New Year’s Hangover
Good riddance to 2015. The stock market spent the year treading water, finishing slightly higher (with dividends) and ahead of all the other asset classes. In a year that saw China devalue their currency, a near Greek collapse, terrorism in France and the first interest rate hike in nearly a decade, the fact that the markets did not fall apart is a testament to investor’s fortitude. If you are looking at the glass as half empty, the investors flocked to the SP500 fearing most other investments. The dollar was stronger on the year which hurt returns from international investing, Commodity prices fell hard for the second straight year and higher interest rates typically don’t bode well for bonds. The largest US stocks became the comforting blanket as buying in Amazon, Netflix, Google and Facebook pushed the index higher. Of course, now that the new-year has begun, there will be more prognosticating than usual. One thing to be sure, many of them will be wrong, but it doesn’t stop the guessing. So in that spirit, we’ll do some of our own below.
Early in the year it looked as though energy and international markets were finally coming back after a lousy 2014. That lasted until May when their declines started anew. The markets in general peaked in May as well before swooning in August on the heels of the Chinese currency devaluation. Looking at the broad markets, there is plenty to worry about coming into 2016. Many more stocks declined on the year than advanced. The returns of the few largest stocks skewed the returns of the markets. Without the 10 best performing stocks in the SP500, the index would be down over 4% and
more in line with other market indices. Earnings fell for the SP500, thanks in large part to energy. Expectations are for a huge rebound of 20+% in 2016. That could be a reach if economic growth (here and abroad) cannot get out of neutral. Valuations are expensive in the US, and even more so for the smaller stocks. The technical picture (net number of advancing stocks to declining) has been weak much of the year. The stock market will be hard pressed to repeat the unchanged performance of 2015. Expect still high volatility with a negative bias in 2016.
Even though the Fed increased interest rates at their last meeting, bonds gave stocks a run for their money in last year the performance race. Performing nearly opposite of stocks, bond did poorly in the first half of the year and managed gains during the second half. With the Fed set on raising rates at least four times in 2016, the base case is that bonds will perform poorly during the year. However, if commodity prices continue to fall, and stocks struggle to find their footing, bonds will be a bastion of calm in the raging markets. This was true in 2015, as the August melt-down in stocks saw investors race toward bonds. Like everyone else, we will be watching the economic data to gauge the Fed’s desire to raise rates. We are expecting a more gradual trajectory higher for rates. The economic data outside of the employment data does not warrant significantly higher rates at this time.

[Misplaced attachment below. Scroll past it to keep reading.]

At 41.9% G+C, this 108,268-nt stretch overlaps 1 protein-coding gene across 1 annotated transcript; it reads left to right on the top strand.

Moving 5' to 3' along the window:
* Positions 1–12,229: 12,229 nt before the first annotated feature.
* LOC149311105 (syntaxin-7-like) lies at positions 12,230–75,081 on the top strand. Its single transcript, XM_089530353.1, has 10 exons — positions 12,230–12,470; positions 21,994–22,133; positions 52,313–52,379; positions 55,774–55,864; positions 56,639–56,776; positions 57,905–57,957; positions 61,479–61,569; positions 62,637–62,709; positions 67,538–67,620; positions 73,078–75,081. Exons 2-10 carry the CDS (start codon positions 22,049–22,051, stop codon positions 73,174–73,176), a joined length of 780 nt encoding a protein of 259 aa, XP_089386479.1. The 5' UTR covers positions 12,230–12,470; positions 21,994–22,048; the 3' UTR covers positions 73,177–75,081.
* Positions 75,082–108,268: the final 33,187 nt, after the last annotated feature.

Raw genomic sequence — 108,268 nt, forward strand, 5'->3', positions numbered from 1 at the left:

As mentioned above, the SP500 won the performance derby in 2015. REITs did better due to a higher dividend, but on a price only comparison, investors favored the large US stocks. Most of the blame for weak performance and earnings was centered on energy. The biggest question is whether energy prices moderate during the year and inflation pressures pick up. If it were only energy that was falling in price, we could buy that argument, but metals, grains and other commodities are also falling. While we are not calling for a recession during 2016, the landscape is hardly robust. With weakness in China, Russia and South American countries, the global growth picture remains weak as well. The popular call is for better performance from the commodity markets (after two dismal years), however we’d rather wait and see more
evidence of strength in the economy as well as energy prices before “calling” a bottom. After six years of strength in the US markets, it may be time to take a break.
The changing of the calendar does not necessary change the outlook for stocks. Many of the trends that have been in place during the latter half of 2015 are likely to stay in place during the early stages of 2016. We are increasingly cautious toward stocks and comfortable holding more bonds/cash than usual this year. Our focus within the equity markets will be on the large US stocks and REIT investments. We will hold some international, but focus on the largest and most stable companies in those markets as well.
The opinions expressed in the Investment Newsletter are those of the author and are based upon information that is believed to be accurate and reliable, but are opinions and do not constitute a guarantee of present or future financial market conditions.